Example getkey

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TODO: {{#todo:SEOKWREV (11.14.13-11:41->JG+);(11.14.13-15:30->MD-);(11.21.13-14:06->JG+);(11.21.13-16:15->MD-);(12.03.13-14:21->JG+);(01.04.14-17:01->JG+);(01.03.14-17:15->MD+);(01.03.14-17:35->KY+);(04.03.14-16:20->BS+)|Jgreene|oe 4,oe 5,jg,md,SEOKWREV,ky,bs}}

This is a guide to the getkey C example project included in the EMAC OE SDK.

The getkey example C project demonstrates how to use a keypad with a SoM150ES carrier board. It provides examples of how to specify, inspect and test associations between character-data and keypad-keys. It demonstrates how to turn key-presses into character-data using the same techniques as the big keyboard on your PC. It's also a good introduction to the mysteries of matrix encoding (see A Note on Matrix Encoding, below).

The getkey C example project creates one executable: getkey.

Opening, Building and Uploading the Project Files

For information on opening the project from within Eclipse, please see Importing the EMAC OE SDK Projects with Eclipse. Then, follow Using the EMAC OE SDK Projects with Eclipse for information on how to build, upload and execute the example.

Alternatively, the Makefile can be used with the make command from the commandline to build and upload the example. For more information on this method, please see Using EMAC OE SDK Example Projects.

Usage and Behavior

Hardware Requirements

To use the getkey program requires the following hardware.

Som150 with keypad.JPG
SOM-150ES carrier board with keypad

Plugging the Keypad into the SOM-150ES Carrier Board

Plug the keypad into the HDR5 KEYPAD header of the SOM-150ES Carrier Board.
Example getkey howtopluginthekeypad 0.png

Ensure that pin 0 of the keypad's ribbon cable is lined up with pin 2 on the header.
Example getkey howtopluginthekeypad 1.png

The Keypad Matrix File

The keypad matrix file specifies associations between keypad-keys and characters. For each key in the keypad's grid of keys we specify a character in a grid of characters.

        Example getkey minimalkeypad.png           Example getkey matrixfile.png

In this example we see an E020-21 keypad on the left and an example keypad matrix file (Key-E020-21, included in the project) opened in a text editor on the right. The character matrix may be freely edited to suit.

A Note on Matrix Encoding

Matrix Encoding is a technique for translating individual xy locations on a 2D matrix into unique integer values. Here we see locations in a 4x4 matrix being translated into an 8-bit value. Pins 0, 1, 2, 3 handle the key y coordinate; pins 4, 5, 6, 7 handle the x coordinate. Key A is at (7,0); B:(6,0); K:(5,2); Etc.

        Matrix encoding.png

Thus, when a key is pressed, we get a corresponding integer value on the header.
For example: Pressing the F key sets the values on pins 1 and 6 to 1. This gives us a binary value of 01000010. Integer value: 66 . So when the value at the header equals 66, we know that the F key was pressed.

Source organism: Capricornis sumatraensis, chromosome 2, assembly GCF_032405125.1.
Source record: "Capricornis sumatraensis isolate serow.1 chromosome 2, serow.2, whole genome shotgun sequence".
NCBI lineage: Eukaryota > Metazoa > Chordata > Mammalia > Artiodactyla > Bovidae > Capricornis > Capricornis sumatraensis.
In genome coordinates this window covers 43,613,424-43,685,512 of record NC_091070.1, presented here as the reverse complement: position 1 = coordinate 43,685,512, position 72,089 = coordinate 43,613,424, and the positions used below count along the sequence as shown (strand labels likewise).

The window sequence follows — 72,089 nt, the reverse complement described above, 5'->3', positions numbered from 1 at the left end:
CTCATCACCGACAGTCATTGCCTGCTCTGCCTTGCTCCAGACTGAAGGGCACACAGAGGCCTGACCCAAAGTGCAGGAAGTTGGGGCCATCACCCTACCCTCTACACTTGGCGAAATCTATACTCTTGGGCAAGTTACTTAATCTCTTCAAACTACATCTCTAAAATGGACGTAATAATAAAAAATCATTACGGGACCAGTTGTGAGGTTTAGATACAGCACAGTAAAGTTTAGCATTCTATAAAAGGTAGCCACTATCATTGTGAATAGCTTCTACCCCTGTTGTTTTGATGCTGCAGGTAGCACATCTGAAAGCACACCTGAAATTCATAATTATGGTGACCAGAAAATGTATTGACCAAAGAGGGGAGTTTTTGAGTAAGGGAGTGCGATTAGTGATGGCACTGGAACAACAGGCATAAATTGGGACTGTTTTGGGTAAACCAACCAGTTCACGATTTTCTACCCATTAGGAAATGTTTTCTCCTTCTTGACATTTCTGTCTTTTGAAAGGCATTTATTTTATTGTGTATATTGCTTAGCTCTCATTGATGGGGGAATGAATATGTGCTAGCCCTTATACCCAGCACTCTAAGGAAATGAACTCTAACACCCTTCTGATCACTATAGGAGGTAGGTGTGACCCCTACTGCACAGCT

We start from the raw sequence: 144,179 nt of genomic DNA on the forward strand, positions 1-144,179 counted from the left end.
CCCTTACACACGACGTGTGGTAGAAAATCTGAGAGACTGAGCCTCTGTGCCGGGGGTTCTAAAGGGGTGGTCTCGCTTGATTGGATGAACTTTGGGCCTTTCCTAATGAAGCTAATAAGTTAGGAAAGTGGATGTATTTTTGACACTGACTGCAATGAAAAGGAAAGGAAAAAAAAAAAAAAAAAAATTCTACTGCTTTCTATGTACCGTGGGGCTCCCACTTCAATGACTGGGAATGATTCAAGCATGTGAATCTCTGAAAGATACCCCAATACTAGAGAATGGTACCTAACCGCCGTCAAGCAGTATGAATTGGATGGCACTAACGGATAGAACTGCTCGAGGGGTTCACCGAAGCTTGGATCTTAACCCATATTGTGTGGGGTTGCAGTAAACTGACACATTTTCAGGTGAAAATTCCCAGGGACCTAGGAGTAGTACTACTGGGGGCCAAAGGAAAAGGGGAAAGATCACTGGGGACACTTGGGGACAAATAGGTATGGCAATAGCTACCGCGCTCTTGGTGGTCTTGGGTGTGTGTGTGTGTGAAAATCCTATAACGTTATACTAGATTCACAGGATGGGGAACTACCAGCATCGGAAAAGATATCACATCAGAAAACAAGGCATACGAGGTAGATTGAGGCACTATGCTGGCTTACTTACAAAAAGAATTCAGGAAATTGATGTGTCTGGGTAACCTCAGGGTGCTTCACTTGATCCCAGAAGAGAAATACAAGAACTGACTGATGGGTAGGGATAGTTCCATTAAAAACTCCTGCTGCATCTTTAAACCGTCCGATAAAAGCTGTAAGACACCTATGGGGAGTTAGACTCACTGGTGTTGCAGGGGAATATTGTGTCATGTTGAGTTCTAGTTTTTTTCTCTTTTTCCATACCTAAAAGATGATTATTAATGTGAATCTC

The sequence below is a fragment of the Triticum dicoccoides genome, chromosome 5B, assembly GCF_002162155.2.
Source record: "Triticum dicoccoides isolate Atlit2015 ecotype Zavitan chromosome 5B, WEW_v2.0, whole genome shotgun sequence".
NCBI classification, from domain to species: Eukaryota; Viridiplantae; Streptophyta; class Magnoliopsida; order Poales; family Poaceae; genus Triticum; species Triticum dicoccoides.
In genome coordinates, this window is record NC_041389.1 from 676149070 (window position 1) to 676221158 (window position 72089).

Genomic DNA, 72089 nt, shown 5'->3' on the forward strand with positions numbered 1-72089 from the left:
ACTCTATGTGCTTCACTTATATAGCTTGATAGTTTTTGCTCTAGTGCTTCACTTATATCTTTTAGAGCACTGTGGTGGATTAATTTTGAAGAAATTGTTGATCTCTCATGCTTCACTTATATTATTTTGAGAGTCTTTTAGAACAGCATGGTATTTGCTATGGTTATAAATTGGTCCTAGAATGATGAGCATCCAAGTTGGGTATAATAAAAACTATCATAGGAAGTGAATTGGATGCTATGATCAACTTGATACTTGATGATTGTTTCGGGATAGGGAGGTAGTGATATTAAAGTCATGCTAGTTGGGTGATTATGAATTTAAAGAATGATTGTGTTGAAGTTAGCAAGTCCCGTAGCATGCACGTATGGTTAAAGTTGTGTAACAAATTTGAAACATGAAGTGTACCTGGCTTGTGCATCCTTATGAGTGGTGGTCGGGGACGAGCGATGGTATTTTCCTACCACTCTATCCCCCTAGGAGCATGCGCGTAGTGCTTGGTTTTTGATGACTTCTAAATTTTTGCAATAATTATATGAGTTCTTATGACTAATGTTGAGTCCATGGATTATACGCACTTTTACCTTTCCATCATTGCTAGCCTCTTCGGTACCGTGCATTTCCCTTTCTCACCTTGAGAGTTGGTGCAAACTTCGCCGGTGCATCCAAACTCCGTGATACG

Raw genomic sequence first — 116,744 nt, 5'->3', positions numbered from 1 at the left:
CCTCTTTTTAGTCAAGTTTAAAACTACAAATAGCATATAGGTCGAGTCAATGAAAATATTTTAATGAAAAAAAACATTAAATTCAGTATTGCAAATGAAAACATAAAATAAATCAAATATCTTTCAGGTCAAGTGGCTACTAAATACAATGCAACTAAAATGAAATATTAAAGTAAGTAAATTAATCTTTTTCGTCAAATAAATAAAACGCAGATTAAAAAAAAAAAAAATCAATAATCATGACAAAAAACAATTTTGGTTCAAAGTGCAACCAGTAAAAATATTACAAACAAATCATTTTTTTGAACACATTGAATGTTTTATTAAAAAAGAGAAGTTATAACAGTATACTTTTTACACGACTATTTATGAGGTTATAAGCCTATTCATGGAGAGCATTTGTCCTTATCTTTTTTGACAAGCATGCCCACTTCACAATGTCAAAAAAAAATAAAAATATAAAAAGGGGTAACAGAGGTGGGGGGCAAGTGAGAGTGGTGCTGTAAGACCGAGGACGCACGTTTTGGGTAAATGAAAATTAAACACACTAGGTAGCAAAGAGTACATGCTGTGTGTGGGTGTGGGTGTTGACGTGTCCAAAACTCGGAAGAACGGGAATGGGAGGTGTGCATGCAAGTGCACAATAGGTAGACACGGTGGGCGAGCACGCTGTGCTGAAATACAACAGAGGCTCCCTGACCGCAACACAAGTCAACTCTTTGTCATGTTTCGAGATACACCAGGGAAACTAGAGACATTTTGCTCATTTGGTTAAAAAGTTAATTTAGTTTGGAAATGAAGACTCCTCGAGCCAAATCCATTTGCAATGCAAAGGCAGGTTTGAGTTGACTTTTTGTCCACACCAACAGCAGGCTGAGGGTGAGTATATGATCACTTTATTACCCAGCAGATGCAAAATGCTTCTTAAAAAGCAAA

Note: This is an abstract, general example of a keypad using matrix encoding. Your keypad will probably have different characters on it's keys and output slightly different values.

Using getkey

The getkey program is controlled from the console via command line parameters. You can specify the keypad device node, specify the keypad matrix file (see notes on the keypad matrix file, above), display the current matrix in the console and test individual character-key associations.

./getkey [-d device -b -g -s file] 
Specify the keypad device node. The default is /dev/keypad
Test an individual key-character association (via "read blocking"). The program will sleep until a key on the keypad is pressed, then output that key's character to the console.
Outputs the current keypad matrix (see notes on the keypad matrix file, above) to the console.
Specify the keypad matrix file. (see notes on the keypad matrix file, above). If a keypad matrix file is not specified then the character associated with the last keypad key pressed is returned.

Note on parameter order: Parameters are evaluated in order. If blocking (b) or device specifications (d) are used, they must be declared before the matrix arguments on the command line.

Usage Example. Mapping a Keypad Device Node to a Keypad Matrix File

./getkey -d /dev/keypad0 -s /path/to/this/file/Key-E020-21

The program will map the keypad at the device node /dev/keypad0 to the matrix file Key-E020-21. This associates each character in the grid of characters in the matrix file (see notes on the keypad matrix file, above) with a key in the grid of keys on the keypad.

Usage Example: Displaying the Character Presently Associated With a Key on the Keypad

./getkey -d /dev/keypad0 -b

The program will wait until a key is pressed on the keypad. When a key is pressed it will display the character associated with that pressed key, as specified in the keypad matrix file (see notes on the keypad matrix file, above).

For example:

root@som9g20:/tmp# ./getkey -d /dev/keypad0 -b

In this case, the 5 key on the keypad was pressed.

Usage Example. Displaying the Character Matrix Presently Associated with the Keypad

./getkey -d /dev/keypad0 -g

The program will display the character matrix (see notes on the keypad matrix file, above) presently associated with the keypad at /dev/keypad0.

root@som9g20:/tmp# ./getkey -d /dev/keypad0 -g
1 2 3 C   
4 5 6 D   
7 8 9 E   
A 0 B F   

The character matrix displayed here is that of the Key-E020-21 file.


The getkey example C project demonstrates how to use a keypad with a SoM150ES carrier board.

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